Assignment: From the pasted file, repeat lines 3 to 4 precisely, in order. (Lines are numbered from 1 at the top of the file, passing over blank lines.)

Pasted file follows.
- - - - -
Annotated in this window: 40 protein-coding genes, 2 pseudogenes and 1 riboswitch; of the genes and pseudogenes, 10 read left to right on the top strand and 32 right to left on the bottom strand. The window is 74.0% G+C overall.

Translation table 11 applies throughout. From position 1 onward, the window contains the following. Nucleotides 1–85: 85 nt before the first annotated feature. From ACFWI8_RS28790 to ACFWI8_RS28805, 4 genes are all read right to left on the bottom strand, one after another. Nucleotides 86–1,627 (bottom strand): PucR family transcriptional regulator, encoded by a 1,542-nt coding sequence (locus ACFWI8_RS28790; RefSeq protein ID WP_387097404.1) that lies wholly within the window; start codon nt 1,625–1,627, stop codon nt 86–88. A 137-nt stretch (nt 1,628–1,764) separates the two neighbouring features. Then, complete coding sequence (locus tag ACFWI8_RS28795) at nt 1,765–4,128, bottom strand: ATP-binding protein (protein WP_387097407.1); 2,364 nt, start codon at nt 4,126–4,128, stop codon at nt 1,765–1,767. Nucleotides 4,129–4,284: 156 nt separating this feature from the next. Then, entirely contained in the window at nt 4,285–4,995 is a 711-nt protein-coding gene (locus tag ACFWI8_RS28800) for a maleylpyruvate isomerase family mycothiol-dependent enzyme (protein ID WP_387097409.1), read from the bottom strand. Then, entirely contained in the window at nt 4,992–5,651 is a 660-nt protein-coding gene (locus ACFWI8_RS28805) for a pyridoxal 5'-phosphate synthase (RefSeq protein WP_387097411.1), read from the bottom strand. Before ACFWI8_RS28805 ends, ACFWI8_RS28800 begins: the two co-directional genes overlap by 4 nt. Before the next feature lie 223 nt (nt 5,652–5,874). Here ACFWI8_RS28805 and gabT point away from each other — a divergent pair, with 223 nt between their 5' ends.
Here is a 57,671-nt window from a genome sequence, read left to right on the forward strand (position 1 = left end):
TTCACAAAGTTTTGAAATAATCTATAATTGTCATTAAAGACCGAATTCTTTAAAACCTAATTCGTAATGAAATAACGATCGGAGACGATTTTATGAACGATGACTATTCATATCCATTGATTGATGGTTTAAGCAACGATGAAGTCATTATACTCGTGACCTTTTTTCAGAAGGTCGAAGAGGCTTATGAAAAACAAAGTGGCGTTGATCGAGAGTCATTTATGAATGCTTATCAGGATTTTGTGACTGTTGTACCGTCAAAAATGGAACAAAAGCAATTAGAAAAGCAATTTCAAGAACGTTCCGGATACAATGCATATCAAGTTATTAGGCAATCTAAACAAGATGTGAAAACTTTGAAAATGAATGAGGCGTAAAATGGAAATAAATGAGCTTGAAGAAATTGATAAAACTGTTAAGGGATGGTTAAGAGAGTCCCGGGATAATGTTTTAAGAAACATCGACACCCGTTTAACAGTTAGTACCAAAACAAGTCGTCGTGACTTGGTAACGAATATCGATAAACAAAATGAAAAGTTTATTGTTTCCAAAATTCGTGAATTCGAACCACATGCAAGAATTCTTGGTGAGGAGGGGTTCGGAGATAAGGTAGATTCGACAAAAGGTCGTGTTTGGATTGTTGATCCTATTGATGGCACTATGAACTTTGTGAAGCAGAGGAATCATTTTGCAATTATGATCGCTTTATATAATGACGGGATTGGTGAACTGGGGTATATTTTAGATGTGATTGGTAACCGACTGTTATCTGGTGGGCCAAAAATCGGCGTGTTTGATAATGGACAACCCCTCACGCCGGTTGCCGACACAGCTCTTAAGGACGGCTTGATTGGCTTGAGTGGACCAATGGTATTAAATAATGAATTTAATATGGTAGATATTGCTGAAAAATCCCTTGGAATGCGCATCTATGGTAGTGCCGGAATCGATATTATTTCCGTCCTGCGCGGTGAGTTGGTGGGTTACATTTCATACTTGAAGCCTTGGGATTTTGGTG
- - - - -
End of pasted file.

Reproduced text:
Here is a 57,671-nt window from a genome sequence, read left to right on the forward strand (position 1 = left end):
TTCACAAAGTTTTGAAATAATCTATAATTGTCATTAAAGACCGAATTCTTTAAAACCTAATTCGTAATGAAATAACGATCGGAGACGATTTTATGAACGATGACTATTCATATCCATTGATTGATGGTTTAAGCAACGATGAAGTCATTATACTCGTGACCTTTTTTCAGAAGGTCGAAGAGGCTTATGAAAAACAAAGTGGCGTTGATCGAGAGTCATTTATGAATGCTTATCAGGATTTTGTGACTGTTGTACCGTCAAAAATGGAACAAAAGCAATTAGAAAAGCAATTTCAAGAACGTTCCGGATACAATGCATATCAAGTTATTAGGCAATCTAAACAAGATGTGAAAACTTTGAAAATGAATGAGGCGTAAAATGGAAATAAATGAGCTTGAAGAAATTGATAAAACTGTTAAGGGATGGTTAAGAGAGTCCCGGGATAATGTTTTAAGAAACATCGACACCCGTTTAACAGTTAGTACCAAAACAAGTCGTCGTGACTTGGTAACGAATATCGATAAACAAAATGAAAAGTTTATTGTTTCCAAAATTCGTGAATTCGAACCACATGCAAGAATTCTTGGTGAGGAGGGGTTCGGAGATAAGGTAGATTCGACAAAAGGTCGTGTTTGGATTGTTGATCCTATTGATGGCACTATGAACTTTGTGAAGCAGAGGAATCATTTTGCAATTATGATCGCTTTATATAATGACGGGATTGGTGAACTGGGGTATATTTTAGATGTGATTGGTAACCGACTGTTATCTGGTGGGCCAAAAATCGGCGTGTTTGATAATGGACAACCCCTCACGCCGGTTGCCGACACAGCTCTTAAGGACGGCTTGATTGGCTTGAGTGGACCAATGGTATTAAATAATGAATTTAATATGGTAGATATTGCTGAAAAATCCCTTGGAATGCGCATCTATGGTAGTGCCGGAATCGATATTATTTCCGTCCTGCGCGGTGAGTTGGTGGGTTACATTTCATACTTGAAGCCTTGGGATTTTGGTG